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American Bridge Company
Eads Bridge Drawings


Historical note re: Eads Bridge

Begun in 1867 and completed in 1874, the Eads Bridge was named after its designer, James Buchanan Eads. It was the first bridge to span the Mississippi at St. Louis, the first bridge to make significant of steel, and one of the first bridges in the U.S. to make use of pneumatic caissons (the caissons sunk for the bridge are still among the deepest ever). It was also the first bridge to be built entirely using cantilever construction methods, avoiding the need for falsework, and the first bridge designed so that any part could be removed for repair or replacement. The bridge is now a National Historic Landmark.

Scope and content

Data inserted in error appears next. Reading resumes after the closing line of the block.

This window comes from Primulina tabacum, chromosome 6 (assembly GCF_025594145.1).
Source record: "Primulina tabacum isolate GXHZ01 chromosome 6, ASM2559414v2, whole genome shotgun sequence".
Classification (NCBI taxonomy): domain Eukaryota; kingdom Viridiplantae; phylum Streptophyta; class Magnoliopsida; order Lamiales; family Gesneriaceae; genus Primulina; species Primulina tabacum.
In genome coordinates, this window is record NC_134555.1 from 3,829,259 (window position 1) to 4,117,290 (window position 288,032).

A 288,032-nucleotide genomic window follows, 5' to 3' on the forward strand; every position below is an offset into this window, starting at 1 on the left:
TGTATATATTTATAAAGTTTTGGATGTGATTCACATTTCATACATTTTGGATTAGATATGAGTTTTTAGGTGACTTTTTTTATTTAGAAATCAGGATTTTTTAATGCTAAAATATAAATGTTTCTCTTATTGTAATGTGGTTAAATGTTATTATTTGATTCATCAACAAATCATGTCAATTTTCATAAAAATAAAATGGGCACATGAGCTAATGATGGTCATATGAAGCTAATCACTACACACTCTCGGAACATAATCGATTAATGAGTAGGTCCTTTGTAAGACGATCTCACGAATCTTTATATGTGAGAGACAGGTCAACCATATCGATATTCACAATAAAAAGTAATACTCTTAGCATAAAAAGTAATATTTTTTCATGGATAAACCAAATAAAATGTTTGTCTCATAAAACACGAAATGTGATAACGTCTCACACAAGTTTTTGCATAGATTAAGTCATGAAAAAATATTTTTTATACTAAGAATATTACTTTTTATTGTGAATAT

The American Bridge Company collection consists of 93 original drawings of the Eads Bridge.

Please note that we do not hold any corporate records of the American Bridge Company, or project files for other bridges built by the company. The American Bridge Company can be contacted at:

American Bridge Company
1000 American Bridge Way
Coraopolis, Pennsylvania 15108
ATTN: Kadi Camardese, Communications Manager
(412) 631-1000 email: Kcamardese@americanbridge.net
In addition, Washington University holds no personnel files related to the construction of the Eads Bridge.

Source of acquisition

The 93 drawings which make up the collection were placed on permanent loan to Washington University and the Museum of Transportation in 1978 by the U.S. Steel Corporation, American Bridge Division. The company is now known as the American Bridge Company, and this company continues to hold ownership of the drawings.

(570 additional drawings of the bridge, formerly owned by the Terminal Railroad Association are also available)

Restrictions on access

No restrictions on access. Because of their age and physical condition, the original drawings are not available via Interlibrary Loan.

Please consult University Archives staff regarding access to digital copies.

View the inventory to the American Bridge collection drawings (PDF format)

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